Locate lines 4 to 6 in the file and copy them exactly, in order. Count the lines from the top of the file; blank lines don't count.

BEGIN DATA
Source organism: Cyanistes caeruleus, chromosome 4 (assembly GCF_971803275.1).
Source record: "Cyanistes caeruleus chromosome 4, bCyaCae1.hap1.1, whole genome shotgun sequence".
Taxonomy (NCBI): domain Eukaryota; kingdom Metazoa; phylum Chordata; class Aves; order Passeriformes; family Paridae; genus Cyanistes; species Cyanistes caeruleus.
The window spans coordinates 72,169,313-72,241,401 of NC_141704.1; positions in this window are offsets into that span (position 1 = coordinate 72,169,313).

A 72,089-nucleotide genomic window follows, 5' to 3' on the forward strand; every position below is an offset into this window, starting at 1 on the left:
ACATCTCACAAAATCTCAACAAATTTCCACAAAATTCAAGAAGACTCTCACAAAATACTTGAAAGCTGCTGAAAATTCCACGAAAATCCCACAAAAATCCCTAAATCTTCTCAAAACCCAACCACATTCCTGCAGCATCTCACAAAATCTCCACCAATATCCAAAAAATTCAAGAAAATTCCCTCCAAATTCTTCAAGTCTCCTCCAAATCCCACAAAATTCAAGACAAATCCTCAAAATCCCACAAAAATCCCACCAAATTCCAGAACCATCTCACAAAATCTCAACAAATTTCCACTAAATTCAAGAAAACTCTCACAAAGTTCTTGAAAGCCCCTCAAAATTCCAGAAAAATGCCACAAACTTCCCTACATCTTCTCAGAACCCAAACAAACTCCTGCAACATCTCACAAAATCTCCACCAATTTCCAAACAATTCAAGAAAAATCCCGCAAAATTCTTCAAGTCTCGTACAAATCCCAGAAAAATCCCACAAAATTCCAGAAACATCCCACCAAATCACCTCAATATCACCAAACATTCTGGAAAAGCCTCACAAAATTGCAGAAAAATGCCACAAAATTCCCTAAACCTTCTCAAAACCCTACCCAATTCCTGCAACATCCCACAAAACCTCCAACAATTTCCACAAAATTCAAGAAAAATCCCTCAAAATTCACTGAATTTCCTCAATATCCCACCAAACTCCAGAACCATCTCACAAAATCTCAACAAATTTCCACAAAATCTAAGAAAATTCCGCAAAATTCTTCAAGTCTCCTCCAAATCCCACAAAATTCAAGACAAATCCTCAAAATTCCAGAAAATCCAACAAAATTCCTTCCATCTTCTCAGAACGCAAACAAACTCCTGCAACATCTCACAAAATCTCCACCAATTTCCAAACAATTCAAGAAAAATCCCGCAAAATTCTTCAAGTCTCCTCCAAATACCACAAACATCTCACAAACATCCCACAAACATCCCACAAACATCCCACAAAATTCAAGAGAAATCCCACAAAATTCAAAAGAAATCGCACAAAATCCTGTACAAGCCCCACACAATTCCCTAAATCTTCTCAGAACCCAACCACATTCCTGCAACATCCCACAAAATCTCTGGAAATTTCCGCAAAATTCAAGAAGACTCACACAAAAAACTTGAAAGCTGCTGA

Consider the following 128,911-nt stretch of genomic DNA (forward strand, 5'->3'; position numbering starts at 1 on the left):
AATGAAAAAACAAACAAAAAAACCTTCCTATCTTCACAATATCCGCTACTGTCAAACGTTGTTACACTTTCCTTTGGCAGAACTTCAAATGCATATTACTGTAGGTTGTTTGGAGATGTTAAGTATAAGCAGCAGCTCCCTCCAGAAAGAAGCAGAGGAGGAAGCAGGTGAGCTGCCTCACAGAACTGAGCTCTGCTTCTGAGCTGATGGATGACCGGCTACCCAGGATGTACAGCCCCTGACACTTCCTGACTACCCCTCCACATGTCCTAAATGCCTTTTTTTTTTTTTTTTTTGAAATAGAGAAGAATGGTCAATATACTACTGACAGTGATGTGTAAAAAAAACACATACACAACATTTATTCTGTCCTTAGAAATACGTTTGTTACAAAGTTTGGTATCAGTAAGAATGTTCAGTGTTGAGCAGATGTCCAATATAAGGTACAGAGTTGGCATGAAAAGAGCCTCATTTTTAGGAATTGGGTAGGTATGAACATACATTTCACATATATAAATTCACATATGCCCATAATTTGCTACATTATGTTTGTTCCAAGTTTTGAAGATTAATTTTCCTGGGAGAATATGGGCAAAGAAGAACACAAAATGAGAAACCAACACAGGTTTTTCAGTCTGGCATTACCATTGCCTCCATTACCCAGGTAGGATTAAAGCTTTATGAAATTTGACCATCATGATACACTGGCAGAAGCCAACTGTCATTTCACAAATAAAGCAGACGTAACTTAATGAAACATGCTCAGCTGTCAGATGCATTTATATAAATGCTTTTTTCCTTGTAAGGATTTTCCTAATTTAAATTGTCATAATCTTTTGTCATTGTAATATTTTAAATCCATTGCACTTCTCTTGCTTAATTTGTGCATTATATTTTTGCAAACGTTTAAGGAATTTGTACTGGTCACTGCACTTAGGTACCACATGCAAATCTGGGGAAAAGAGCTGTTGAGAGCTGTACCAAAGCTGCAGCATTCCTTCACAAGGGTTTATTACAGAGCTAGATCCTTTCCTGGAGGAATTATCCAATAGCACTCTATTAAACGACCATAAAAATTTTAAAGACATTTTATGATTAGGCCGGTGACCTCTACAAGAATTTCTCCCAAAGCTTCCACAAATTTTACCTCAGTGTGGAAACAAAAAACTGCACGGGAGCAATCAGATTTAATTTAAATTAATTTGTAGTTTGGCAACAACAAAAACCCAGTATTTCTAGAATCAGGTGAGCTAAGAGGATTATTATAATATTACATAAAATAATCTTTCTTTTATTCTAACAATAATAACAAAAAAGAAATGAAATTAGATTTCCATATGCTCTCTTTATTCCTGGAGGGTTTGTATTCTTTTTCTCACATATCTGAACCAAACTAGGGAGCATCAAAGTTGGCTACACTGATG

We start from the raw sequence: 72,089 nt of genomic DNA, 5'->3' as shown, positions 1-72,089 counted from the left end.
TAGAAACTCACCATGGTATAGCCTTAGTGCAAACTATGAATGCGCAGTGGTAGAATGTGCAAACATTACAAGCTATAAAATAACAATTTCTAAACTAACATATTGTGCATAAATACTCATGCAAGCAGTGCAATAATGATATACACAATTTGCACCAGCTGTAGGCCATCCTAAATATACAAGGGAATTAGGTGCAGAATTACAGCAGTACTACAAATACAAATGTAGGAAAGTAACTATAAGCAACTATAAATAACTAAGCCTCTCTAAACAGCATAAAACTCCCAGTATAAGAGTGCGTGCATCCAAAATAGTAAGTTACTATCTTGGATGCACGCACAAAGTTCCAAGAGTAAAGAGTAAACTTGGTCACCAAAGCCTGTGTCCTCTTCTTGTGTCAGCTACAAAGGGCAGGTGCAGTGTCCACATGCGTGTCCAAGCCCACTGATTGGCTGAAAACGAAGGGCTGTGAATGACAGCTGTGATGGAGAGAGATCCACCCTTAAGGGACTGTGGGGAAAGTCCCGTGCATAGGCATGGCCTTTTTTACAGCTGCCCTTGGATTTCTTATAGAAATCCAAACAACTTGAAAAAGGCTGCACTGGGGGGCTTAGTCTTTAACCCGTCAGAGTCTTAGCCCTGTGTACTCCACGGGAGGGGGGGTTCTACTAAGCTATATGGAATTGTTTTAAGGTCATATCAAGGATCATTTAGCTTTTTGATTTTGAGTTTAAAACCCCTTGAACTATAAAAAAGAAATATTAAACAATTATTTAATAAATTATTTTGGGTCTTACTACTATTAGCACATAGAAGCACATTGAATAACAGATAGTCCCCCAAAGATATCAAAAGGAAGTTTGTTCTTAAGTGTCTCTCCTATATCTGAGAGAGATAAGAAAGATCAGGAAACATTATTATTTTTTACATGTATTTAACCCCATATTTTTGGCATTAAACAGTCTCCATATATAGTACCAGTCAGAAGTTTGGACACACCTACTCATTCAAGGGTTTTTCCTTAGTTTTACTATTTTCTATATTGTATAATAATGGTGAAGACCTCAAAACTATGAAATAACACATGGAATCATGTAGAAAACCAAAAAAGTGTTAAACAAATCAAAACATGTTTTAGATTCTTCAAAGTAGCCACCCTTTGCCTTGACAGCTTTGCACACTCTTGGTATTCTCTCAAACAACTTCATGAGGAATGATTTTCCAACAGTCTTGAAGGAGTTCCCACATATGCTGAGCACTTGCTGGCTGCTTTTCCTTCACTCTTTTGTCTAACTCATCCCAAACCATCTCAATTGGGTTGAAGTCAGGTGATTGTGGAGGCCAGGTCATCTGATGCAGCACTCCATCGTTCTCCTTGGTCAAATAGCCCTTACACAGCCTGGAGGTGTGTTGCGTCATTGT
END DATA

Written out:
The window spans coordinates 72,169,313-72,241,401 of NC_141704.1; positions in this window are offsets into that span (position 1 = coordinate 72,169,313).

A 72,089-nucleotide genomic window follows, 5' to 3' on the forward strand; every position below is an offset into this window, starting at 1 on the left:
ACATCTCACAAAATCTCAACAAATTTCCACAAAATTCAAGAAGACTCTCACAAAATACTTGAAAGCTGCTGAAAATTCCACGAAAATCCCACAAAAATCCCTAAATCTTCTCAAAACCCAACCACATTCCTGCAGCATCTCACAAAATCTCCACCAATATCCAAAAAATTCAAGAAAATTCCCTCCAAATTCTTCAAGTCTCCTCCAAATCCCACAAAATTCAAGACAAATCCTCAAAATCCCACAAAAATCCCACCAAATTCCAGAACCATCTCACAAAATCTCAACAAATTTCCACTAAATTCAAGAAAACTCTCACAAAGTTCTTGAAAGCCCCTCAAAATTCCAGAAAAATGCCACAAACTTCCCTACATCTTCTCAGAACCCAAACAAACTCCTGCAACATCTCACAAAATCTCCACCAATTTCCAAACAATTCAAGAAAAATCCCGCAAAATTCTTCAAGTCTCGTACAAATCCCAGAAAAATCCCACAAAATTCCAGAAACATCCCACCAAATCACCTCAATATCACCAAACATTCTGGAAAAGCCTCACAAAATTGCAGAAAAATGCCACAAAATTCCCTAAACCTTCTCAAAACCCTACCCAATTCCTGCAACATCCCACAAAACCTCCAACAATTTCCACAAAATTCAAGAAAAATCCCTCAAAATTCACTGAATTTCCTCAATATCCCACCAAACTCCAGAACCATCTCACAAAATCTCAACAAATTTCCACAAAATCTAAGAAAATTCCGCAAAATTCTTCAAGTCTCCTCCAAATCCCACAAAATTCAAGACAAATCCTCAAAATTCCAGAAAATCCAACAAAATTCCTTCCATCTTCTCAGAACGCAAACAAACTCCTGCAACATCTCACAAAATCTCCACCAATTTCCAAACAATTCAAGAAAAATCCCGCAAAATTCTTCAAGTCTCCTCCAAATACCACAAACATCTCACAAACATCCCACAAACATCCCACAAACATCCCACAAAATTCAAGAGAAATCCCACAAAATTCAAAAGAAATCGCACAAAATCCTGTACAAGCCCCACACAATTCCCTAAATCTTCTCAGAACCCAACCACATTCCTGCAACATCCCACAAAATCTCTGGAAATTTCCGCAAAATTCAAGAAGACTCACACAAAAAACTTGAAAGCTGCTGA